A 31-year-old Evanston man is dead after shooting himself in the head with what he thought was an unloaded shotgun in front of a group of friends Sunday night.
Evanston police were called to an apartment in the 800 block of Howard Street about 9:45 p.m. for a caller who said a man had accidentally shot himself in the head, a statement from police said.
The victim, identified by the Cook County Medical Examiner’s office as Eric Zyzanski, 31, was found “on the floor with a shotgun wound to his head. The shotgun was lying beside him,” police said.
He was pronounced dead at a hospital about two hours later, according to police and medical examiner’s office.
Zyzanski had just returned inside Sunday night after doing some grilling on the second floor deck of his apartment.
He had some friends over, including his girlfriend, and he was showing off a small shotgun, said Christine Edwards, the building manager. Several witnesses told police they “became alarmed and told him to put it away,” the police statement said.
“He thought it was unloaded,” said Edwards, who said she was given the same explanation by a detective.
Edwards said Zyzanski’s girlfriend called her to the apartment after the gun fired, sometime around 9:30 p.m.
“The victim ejected 2-3 rounds” from the gun, then “held the shotgun to his cheek, told his friends it was empty and pulled the trigger,” police said.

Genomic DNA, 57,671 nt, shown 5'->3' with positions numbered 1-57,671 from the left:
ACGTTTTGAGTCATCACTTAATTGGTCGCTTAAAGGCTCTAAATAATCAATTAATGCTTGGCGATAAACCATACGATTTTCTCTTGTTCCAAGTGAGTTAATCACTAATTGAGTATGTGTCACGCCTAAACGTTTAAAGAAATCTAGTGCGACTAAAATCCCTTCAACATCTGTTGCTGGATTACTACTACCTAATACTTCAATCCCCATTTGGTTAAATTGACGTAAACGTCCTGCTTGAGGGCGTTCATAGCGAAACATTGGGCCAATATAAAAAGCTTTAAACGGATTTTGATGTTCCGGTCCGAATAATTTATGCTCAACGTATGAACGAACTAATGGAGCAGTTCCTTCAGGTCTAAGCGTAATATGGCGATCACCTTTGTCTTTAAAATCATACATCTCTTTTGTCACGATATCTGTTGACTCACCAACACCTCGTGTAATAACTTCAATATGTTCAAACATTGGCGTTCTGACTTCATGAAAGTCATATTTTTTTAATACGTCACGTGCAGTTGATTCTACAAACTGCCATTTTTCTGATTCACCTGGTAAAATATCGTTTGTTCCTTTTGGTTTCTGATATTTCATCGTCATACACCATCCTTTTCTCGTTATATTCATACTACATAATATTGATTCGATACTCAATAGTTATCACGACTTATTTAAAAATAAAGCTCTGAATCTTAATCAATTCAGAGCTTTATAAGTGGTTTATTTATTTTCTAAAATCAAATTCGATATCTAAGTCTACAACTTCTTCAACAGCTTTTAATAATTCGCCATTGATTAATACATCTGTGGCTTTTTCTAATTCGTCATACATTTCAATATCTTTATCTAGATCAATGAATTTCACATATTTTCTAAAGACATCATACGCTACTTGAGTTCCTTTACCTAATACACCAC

Police said everyone they interviewed “gave consistent accounts of what had happened” and the “body and the evidence corroborated the witnesses’ accounts.”
The Cook County Medical Examiner’s Office said Monday that Zyzanski, died from a shotgun wound to the head.
The office called Zyzanski’s death a suicide – a ruling that Edwards challenged.
“It was a tragic accident,” she said.
Edwards, who regarded Zyzanski as a friend, as well as a tenant, indicated she hadn’t seen any signs of despondency that would indicate he took his life willingly.
There had been some drinking while grilling but nothing unusual for people Zyzanski’s age group, in their 30s, she said.
She said Zyzanski, who had been the building manager before her, had a good job, as a supervisor at a factory near Cicero.
His 13-year-old son, who lives in Indiana, came to stay with Zyzanski the week before.
The two took runs by the lake and lifted weights as Zyzanski helped his son prepare for the upcoming football season, Edwards said.
Earlier in the day of the shooting, he had done his laundry, she said. He also drove Edwards and her husband to pick up their stereo and then, back at the apartment, had helped them set it up, she said.
He’d visit his disabled mother almost every weekend, she said.
“He was a good kid,” she said about Zyzanski. “He was not a depressed individual.”
Regarding the gun, “no one knew he had one,” Edwards said, her eyes showing signs of crying as she stood outside the building Monday.
The building doesn’t allow guns, she said.
Pioneer Press Staff Writer Bob Seidenberg contributed to this report.